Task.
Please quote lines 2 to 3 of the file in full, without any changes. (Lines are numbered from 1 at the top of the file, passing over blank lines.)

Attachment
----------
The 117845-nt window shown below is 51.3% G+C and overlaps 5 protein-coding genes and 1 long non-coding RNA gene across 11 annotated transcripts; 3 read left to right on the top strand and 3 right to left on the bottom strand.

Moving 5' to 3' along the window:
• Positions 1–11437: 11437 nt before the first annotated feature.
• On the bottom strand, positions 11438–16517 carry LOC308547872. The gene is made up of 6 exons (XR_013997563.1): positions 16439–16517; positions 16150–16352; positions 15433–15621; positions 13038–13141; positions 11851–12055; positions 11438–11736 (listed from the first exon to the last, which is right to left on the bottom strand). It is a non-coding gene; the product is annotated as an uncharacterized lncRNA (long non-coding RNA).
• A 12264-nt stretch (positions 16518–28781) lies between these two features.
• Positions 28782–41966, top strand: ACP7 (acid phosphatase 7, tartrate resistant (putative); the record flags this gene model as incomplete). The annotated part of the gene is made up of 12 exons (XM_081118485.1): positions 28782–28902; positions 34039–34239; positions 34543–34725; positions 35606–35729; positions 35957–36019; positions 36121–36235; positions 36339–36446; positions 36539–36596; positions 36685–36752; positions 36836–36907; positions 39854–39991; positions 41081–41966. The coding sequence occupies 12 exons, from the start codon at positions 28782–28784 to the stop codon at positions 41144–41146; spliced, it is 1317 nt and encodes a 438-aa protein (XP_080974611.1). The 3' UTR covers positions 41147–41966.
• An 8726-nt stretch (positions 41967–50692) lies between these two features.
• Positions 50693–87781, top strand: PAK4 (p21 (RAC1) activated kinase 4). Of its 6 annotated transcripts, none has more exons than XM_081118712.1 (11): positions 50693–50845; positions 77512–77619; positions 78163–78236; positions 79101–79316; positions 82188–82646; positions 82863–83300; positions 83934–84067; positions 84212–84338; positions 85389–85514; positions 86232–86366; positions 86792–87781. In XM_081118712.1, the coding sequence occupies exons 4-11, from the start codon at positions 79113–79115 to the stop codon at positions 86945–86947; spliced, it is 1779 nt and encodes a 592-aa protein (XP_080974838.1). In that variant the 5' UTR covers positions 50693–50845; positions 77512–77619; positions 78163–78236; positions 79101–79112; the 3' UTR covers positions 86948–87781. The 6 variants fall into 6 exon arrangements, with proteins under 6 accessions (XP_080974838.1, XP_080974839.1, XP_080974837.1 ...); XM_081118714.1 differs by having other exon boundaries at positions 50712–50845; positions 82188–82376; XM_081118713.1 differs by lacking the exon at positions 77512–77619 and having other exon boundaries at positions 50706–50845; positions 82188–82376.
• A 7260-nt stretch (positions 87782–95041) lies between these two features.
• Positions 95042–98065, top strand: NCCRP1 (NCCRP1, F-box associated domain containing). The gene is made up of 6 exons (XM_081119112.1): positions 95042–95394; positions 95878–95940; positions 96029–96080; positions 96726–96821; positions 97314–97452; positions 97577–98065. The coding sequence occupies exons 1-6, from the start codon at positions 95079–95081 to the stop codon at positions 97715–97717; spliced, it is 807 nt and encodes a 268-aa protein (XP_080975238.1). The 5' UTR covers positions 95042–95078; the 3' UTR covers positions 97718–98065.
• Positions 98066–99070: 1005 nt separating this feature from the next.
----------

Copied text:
Moving 5' to 3' along the window:
• Positions 1–11437: 11437 nt before the first annotated feature.